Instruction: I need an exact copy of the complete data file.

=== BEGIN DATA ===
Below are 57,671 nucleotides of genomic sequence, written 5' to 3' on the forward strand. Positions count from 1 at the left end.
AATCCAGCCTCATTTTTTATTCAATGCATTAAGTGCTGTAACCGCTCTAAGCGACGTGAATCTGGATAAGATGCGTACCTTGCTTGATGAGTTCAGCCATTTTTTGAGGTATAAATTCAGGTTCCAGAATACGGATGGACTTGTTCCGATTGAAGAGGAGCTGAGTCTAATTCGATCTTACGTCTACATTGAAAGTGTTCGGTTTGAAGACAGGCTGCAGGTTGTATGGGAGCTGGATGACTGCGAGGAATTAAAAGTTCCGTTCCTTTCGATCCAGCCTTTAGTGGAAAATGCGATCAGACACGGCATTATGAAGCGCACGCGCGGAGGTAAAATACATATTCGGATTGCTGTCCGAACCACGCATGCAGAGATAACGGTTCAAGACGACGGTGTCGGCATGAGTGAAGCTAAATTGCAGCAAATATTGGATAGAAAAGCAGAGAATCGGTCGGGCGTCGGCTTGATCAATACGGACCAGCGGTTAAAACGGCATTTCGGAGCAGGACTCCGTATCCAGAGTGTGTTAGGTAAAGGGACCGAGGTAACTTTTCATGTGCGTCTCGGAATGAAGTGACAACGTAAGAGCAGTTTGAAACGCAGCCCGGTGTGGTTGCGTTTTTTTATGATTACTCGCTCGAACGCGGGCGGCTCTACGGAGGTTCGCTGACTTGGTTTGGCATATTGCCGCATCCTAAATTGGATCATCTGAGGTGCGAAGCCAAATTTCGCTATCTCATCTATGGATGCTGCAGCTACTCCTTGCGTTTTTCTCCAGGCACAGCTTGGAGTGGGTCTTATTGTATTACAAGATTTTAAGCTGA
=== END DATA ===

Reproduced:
Below are 57,671 nucleotides of genomic sequence, written 5' to 3' on the forward strand. Positions count from 1 at the left end.
AATCCAGCCTCATTTTTTATTCAATGCATTAAGTGCTGTAACCGCTCTAAGCGACGTGAATCTGGATAAGATGCGTACCTTGCTTGATGAGTTCAGCCATTTTTTGAGGTATAAATTCAGGTTCCAGAATACGGATGGACTTGTTCCGATTGAAGAGGAGCTGAGTCTAATTCGATCTTACGTCTACATTGAAAGTGTTCGGTTTGAAGACAGGCTGCAGGTTGTATGGGAGCTGGATGACTGCGAGGAATTAAAAGTTCCGTTCCTTTCGATCCAGCCTTTAGTGGAAAATGCGATCAGACACGGCATTATGAAGCGCACGCGCGGAGGTAAAATACATATTCGGATTGCTGTCCGAACCACGCATGCAGAGATAACGGTTCAAGACGACGGTGTCGGCATGAGTGAAGCTAAATTGCAGCAAATATTGGATAGAAAAGCAGAGAATCGGTCGGGCGTCGGCTTGATCAATACGGACCAGCGGTTAAAACGGCATTTCGGAGCAGGACTCCGTATCCAGAGTGTGTTAGGTAAAGGGACCGAGGTAACTTTTCATGTGCGTCTCGGAATGAAGTGACAACGTAAGAGCAGTTTGAAACGCAGCCCGGTGTGGTTGCGTTTTTTTATGATTACTCGCTCGAACGCGGGCGGCTCTACGGAGGTTCGCTGACTTGGTTTGGCATATTGCCGCATCCTAAATTGGATCATCTGAGGTGCGAAGCCAAATTTCGCTATCTCATCTATGGATGCTGCAGCTACTCCTTGCGTTTTTCTCCAGGCACAGCTTGGAGTGGGTCTTATTGTATTACAAGATTTTAAGCTGA